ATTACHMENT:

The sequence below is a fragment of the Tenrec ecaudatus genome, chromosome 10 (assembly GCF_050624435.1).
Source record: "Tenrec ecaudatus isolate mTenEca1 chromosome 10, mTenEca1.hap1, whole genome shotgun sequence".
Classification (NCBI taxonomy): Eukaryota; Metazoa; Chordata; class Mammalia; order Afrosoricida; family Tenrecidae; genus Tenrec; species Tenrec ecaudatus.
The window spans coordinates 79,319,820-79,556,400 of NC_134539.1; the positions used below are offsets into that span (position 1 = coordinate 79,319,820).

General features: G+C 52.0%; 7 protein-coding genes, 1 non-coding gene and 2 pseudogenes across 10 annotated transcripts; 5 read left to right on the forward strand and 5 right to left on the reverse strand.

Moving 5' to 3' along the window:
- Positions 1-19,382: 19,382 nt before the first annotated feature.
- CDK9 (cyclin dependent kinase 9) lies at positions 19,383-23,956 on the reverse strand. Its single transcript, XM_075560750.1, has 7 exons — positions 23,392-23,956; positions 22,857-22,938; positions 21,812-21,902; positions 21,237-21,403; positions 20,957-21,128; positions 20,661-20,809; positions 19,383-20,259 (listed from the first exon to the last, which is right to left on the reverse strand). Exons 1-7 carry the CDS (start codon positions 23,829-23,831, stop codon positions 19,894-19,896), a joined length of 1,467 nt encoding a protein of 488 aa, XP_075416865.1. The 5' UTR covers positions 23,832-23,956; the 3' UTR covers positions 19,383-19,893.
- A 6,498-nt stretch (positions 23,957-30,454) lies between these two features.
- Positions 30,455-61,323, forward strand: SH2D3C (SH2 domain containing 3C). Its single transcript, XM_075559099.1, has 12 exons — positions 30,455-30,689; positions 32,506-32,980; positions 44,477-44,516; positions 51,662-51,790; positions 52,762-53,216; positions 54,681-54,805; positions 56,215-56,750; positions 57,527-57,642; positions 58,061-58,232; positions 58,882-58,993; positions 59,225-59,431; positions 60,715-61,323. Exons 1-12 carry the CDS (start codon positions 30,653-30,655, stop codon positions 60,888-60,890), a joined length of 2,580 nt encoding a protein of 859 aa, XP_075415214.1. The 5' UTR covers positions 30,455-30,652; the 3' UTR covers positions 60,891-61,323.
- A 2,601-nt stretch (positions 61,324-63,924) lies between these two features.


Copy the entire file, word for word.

The sequence below is a fragment of the Tenrec ecaudatus genome, chromosome 10 (assembly GCF_050624435.1).
Source record: "Tenrec ecaudatus isolate mTenEca1 chromosome 10, mTenEca1.hap1, whole genome shotgun sequence".
Classification (NCBI taxonomy): Eukaryota; Metazoa; Chordata; class Mammalia; order Afrosoricida; family Tenrecidae; genus Tenrec; species Tenrec ecaudatus.
The window spans coordinates 79,319,820-79,556,400 of NC_134539.1; the positions used below are offsets into that span (position 1 = coordinate 79,319,820).

General features: G+C 52.0%; 7 protein-coding genes, 1 non-coding gene and 2 pseudogenes across 10 annotated transcripts; 5 read left to right on the forward strand and 5 right to left on the reverse strand.

Moving 5' to 3' along the window:
- Positions 1-19,382: 19,382 nt before the first annotated feature.
- CDK9 (cyclin dependent kinase 9) lies at positions 19,383-23,956 on the reverse strand. Its single transcript, XM_075560750.1, has 7 exons — positions 23,392-23,956; positions 22,857-22,938; positions 21,812-21,902; positions 21,237-21,403; positions 20,957-21,128; positions 20,661-20,809; positions 19,383-20,259 (listed from the first exon to the last, which is right to left on the reverse strand). Exons 1-7 carry the CDS (start codon positions 23,829-23,831, stop codon positions 19,894-19,896), a joined length of 1,467 nt encoding a protein of 488 aa, XP_075416865.1. The 5' UTR covers positions 23,832-23,956; the 3' UTR covers positions 19,383-19,893.
- A 6,498-nt stretch (positions 23,957-30,454) lies between these two features.
- Positions 30,455-61,323, forward strand: SH2D3C (SH2 domain containing 3C). Its single transcript, XM_075559099.1, has 12 exons — positions 30,455-30,689; positions 32,506-32,980; positions 44,477-44,516; positions 51,662-51,790; positions 52,762-53,216; positions 54,681-54,805; positions 56,215-56,750; positions 57,527-57,642; positions 58,061-58,232; positions 58,882-58,993; positions 59,225-59,431; positions 60,715-61,323. Exons 1-12 carry the CDS (start codon positions 30,653-30,655, stop codon positions 60,888-60,890), a joined length of 2,580 nt encoding a protein of 859 aa, XP_075415214.1. The 5' UTR covers positions 30,455-30,652; the 3' UTR covers positions 60,891-61,323.
- A 2,601-nt stretch (positions 61,324-63,924) lies between these two features.